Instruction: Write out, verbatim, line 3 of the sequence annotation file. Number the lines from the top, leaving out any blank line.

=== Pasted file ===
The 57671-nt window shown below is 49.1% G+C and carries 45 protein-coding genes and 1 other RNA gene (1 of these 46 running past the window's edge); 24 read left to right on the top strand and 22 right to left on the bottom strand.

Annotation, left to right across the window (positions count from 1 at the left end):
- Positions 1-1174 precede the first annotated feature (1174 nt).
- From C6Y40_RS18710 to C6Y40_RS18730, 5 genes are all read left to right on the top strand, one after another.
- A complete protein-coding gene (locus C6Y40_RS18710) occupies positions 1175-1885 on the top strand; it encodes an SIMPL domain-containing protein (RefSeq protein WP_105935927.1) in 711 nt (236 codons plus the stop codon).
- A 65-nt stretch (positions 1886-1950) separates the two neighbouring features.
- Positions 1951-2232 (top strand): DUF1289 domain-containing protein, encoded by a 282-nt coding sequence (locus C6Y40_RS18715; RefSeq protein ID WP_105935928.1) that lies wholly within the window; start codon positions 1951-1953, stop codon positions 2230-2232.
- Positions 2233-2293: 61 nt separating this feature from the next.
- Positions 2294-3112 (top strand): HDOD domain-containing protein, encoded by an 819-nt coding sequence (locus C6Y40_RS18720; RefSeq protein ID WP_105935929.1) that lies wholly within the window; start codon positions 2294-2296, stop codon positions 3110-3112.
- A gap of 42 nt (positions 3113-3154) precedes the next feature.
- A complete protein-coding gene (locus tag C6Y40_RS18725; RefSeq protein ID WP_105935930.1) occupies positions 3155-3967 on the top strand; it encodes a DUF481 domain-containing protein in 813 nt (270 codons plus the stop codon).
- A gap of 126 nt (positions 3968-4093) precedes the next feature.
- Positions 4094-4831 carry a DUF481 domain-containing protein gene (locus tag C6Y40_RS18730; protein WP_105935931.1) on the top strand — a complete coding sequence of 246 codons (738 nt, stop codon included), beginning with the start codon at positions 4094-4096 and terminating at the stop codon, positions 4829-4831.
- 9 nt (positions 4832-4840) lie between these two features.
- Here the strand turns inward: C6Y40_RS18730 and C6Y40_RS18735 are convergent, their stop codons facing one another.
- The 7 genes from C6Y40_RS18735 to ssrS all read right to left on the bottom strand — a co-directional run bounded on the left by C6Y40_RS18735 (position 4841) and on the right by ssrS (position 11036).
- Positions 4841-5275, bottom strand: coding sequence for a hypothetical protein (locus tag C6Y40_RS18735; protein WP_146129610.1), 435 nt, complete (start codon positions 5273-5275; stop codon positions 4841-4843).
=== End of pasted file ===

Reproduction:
- Positions 1-1174 precede the first annotated feature (1174 nt).